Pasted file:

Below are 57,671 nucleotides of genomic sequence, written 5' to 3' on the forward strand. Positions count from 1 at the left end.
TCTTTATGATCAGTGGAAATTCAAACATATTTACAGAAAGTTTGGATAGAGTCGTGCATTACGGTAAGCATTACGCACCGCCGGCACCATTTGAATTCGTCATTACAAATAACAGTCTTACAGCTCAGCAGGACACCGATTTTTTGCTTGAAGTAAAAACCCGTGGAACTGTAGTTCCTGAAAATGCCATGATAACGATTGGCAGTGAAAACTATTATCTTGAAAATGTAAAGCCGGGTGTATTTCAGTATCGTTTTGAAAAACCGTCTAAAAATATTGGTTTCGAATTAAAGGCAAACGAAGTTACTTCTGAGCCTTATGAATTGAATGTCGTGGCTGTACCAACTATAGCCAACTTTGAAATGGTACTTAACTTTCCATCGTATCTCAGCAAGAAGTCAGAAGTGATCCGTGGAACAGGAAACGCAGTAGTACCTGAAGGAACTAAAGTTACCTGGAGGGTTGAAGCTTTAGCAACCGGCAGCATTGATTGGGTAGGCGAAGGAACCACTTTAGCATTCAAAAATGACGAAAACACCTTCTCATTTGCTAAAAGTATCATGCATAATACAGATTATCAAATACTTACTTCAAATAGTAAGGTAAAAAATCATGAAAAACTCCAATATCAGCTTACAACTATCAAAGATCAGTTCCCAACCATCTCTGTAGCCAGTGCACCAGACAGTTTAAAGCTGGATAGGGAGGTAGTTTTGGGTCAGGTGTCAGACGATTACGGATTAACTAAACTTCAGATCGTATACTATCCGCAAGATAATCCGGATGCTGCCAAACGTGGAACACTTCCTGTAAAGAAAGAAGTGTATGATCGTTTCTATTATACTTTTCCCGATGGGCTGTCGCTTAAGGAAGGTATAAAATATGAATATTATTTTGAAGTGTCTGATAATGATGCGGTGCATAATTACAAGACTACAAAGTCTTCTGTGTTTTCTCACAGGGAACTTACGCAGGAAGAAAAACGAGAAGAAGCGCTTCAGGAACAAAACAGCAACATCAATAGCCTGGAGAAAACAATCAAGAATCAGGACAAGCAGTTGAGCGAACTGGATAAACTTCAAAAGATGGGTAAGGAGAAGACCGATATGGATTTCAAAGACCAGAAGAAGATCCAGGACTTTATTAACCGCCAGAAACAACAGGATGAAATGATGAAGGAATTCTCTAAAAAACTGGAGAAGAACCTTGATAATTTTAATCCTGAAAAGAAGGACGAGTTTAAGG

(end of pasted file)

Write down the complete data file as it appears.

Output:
Below are 57,671 nucleotides of genomic sequence, written 5' to 3' on the forward strand. Positions count from 1 at the left end.
TCTTTATGATCAGTGGAAATTCAAACATATTTACAGAAAGTTTGGATAGAGTCGTGCATTACGGTAAGCATTACGCACCGCCGGCACCATTTGAATTCGTCATTACAAATAACAGTCTTACAGCTCAGCAGGACACCGATTTTTTGCTTGAAGTAAAAACCCGTGGAACTGTAGTTCCTGAAAATGCCATGATAACGATTGGCAGTGAAAACTATTATCTTGAAAATGTAAAGCCGGGTGTATTTCAGTATCGTTTTGAAAAACCGTCTAAAAATATTGGTTTCGAATTAAAGGCAAACGAAGTTACTTCTGAGCCTTATGAATTGAATGTCGTGGCTGTACCAACTATAGCCAACTTTGAAATGGTACTTAACTTTCCATCGTATCTCAGCAAGAAGTCAGAAGTGATCCGTGGAACAGGAAACGCAGTAGTACCTGAAGGAACTAAAGTTACCTGGAGGGTTGAAGCTTTAGCAACCGGCAGCATTGATTGGGTAGGCGAAGGAACCACTTTAGCATTCAAAAATGACGAAAACACCTTCTCATTTGCTAAAAGTATCATGCATAATACAGATTATCAAATACTTACTTCAAATAGTAAGGTAAAAAATCATGAAAAACTCCAATATCAGCTTACAACTATCAAAGATCAGTTCCCAACCATCTCTGTAGCCAGTGCACCAGACAGTTTAAAGCTGGATAGGGAGGTAGTTTTGGGTCAGGTGTCAGACGATTACGGATTAACTAAACTTCAGATCGTATACTATCCGCAAGATAATCCGGATGCTGCCAAACGTGGAACACTTCCTGTAAAGAAAGAAGTGTATGATCGTTTCTATTATACTTTTCCCGATGGGCTGTCGCTTAAGGAAGGTATAAAATATGAATATTATTTTGAAGTGTCTGATAATGATGCGGTGCATAATTACAAGACTACAAAGTCTTCTGTGTTTTCTCACAGGGAACTTACGCAGGAAGAAAAACGAGAAGAAGCGCTTCAGGAACAAAACAGCAACATCAATAGCCTGGAGAAAACAATCAAGAATCAGGACAAGCAGTTGAGCGAACTGGATAAACTTCAAAAGATGGGTAAGGAGAAGACCGATATGGATTTCAAAGACCAGAAGAAGATCCAGGACTTTATTAACCGCCAGAAACAACAGGATGAAATGATGAAGGAATTCTCTAAAAAACTGGAGAAGAACCTTGATAATTTTAATCCTGAAAAGAAGGACGAGTTTAAGG